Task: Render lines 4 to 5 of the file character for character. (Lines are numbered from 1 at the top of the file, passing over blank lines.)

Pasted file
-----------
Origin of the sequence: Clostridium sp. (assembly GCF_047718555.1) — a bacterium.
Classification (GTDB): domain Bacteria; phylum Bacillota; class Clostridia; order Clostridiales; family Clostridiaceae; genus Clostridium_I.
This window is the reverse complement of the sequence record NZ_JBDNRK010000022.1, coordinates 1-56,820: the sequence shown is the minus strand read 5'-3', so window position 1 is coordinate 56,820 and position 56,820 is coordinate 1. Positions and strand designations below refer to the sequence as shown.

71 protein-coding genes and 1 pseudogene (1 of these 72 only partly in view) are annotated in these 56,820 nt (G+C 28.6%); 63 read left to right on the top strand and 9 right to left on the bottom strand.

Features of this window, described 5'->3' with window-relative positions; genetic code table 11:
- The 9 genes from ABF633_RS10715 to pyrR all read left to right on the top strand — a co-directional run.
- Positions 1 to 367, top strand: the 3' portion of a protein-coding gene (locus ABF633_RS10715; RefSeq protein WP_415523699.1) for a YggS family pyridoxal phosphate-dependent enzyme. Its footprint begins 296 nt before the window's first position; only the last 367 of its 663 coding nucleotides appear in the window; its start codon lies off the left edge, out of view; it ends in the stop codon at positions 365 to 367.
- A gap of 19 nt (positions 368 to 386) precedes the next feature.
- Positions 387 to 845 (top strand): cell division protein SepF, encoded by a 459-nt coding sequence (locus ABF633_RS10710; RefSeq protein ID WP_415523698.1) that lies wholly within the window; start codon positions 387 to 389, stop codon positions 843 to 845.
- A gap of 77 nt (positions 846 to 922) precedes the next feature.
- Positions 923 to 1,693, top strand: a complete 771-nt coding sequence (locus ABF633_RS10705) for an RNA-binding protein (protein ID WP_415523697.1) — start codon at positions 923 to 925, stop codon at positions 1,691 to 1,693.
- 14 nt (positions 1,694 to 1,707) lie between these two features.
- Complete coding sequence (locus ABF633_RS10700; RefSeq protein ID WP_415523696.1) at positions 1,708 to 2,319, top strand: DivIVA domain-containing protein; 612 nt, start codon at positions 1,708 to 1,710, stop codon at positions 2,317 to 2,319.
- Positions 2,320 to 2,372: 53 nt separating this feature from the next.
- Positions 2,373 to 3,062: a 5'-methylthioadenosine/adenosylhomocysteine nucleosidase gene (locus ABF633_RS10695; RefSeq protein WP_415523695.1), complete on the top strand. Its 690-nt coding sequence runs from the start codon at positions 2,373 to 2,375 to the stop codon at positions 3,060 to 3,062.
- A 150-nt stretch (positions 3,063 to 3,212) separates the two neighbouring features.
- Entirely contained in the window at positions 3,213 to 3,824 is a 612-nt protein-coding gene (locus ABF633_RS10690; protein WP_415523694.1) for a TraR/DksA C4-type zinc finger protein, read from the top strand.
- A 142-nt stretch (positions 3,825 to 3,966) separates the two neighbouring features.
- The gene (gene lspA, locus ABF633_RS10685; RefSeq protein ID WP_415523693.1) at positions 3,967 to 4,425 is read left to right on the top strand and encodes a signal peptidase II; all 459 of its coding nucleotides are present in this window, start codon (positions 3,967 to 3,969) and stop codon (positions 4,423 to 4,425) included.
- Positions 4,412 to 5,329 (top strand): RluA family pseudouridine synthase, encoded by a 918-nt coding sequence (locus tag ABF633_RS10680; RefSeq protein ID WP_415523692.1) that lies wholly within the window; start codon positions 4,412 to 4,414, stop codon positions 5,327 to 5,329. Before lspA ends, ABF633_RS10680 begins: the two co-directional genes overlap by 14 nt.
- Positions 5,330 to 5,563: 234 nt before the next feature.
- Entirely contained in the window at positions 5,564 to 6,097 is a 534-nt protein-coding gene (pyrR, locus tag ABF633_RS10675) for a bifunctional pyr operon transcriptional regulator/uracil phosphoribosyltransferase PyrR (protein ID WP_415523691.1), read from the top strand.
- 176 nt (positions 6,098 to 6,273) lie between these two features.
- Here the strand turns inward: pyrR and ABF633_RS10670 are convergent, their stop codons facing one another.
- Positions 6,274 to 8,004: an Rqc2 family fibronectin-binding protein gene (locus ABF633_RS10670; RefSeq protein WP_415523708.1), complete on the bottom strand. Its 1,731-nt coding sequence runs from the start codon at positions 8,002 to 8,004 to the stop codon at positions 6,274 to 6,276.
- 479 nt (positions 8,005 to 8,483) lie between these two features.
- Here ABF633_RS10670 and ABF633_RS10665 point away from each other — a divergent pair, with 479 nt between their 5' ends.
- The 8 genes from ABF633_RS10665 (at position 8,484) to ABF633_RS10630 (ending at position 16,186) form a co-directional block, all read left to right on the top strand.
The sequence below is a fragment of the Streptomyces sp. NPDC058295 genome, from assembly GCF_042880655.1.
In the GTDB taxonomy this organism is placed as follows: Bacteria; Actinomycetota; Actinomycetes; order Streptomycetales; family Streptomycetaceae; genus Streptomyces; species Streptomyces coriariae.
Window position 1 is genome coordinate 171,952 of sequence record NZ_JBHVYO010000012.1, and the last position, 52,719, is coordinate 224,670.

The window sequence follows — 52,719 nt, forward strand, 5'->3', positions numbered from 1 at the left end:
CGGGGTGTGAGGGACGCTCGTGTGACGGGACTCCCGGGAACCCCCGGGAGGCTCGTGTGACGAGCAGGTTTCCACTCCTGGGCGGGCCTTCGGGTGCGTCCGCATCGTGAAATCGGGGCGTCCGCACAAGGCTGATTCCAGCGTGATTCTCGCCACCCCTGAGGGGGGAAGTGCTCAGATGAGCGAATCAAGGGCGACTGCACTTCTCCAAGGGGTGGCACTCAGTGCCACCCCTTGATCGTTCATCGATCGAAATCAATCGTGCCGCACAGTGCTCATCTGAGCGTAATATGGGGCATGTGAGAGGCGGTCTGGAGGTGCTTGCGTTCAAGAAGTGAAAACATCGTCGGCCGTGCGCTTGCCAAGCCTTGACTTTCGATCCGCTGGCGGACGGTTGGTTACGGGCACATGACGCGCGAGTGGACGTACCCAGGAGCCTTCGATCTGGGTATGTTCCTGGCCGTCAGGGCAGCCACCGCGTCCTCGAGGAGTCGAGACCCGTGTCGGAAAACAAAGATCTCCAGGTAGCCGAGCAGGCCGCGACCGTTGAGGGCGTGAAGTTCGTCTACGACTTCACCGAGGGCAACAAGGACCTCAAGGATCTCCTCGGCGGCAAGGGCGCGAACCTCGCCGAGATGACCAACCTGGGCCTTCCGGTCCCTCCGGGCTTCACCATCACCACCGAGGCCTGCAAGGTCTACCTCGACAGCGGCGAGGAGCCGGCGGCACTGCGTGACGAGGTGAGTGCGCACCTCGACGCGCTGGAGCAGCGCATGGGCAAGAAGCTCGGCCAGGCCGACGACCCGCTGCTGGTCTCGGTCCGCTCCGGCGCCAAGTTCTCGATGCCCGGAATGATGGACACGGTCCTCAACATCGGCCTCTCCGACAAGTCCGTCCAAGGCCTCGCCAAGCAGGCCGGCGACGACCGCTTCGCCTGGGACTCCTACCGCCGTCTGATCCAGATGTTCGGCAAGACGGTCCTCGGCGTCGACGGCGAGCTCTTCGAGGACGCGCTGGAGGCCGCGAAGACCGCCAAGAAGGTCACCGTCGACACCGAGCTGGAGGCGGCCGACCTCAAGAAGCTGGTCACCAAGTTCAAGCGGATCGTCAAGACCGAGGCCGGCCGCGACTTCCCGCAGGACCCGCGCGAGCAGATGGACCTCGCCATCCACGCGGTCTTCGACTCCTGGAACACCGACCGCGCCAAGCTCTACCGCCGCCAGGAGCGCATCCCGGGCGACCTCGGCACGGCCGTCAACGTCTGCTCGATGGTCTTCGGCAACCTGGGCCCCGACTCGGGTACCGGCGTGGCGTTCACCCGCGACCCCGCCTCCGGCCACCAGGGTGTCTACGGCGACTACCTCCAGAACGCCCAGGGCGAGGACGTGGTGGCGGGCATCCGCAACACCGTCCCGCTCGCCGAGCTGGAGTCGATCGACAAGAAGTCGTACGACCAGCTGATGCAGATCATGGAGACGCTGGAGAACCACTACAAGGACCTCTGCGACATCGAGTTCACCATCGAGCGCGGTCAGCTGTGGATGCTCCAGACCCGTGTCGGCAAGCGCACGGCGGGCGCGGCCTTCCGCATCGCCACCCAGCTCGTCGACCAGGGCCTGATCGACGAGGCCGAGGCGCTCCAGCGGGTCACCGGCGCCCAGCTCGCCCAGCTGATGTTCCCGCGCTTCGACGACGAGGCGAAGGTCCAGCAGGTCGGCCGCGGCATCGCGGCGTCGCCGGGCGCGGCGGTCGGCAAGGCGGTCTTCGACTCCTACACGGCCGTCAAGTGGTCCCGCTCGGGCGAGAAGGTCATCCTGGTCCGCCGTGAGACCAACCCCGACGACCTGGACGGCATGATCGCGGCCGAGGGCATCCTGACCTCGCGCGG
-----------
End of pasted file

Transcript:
71 protein-coding genes and 1 pseudogene (1 of these 72 only partly in view) are annotated in these 56,820 nt (G+C 28.6%); 63 read left to right on the top strand and 9 right to left on the bottom strand.

Features of this window, described 5'->3' with window-relative positions; genetic code table 11: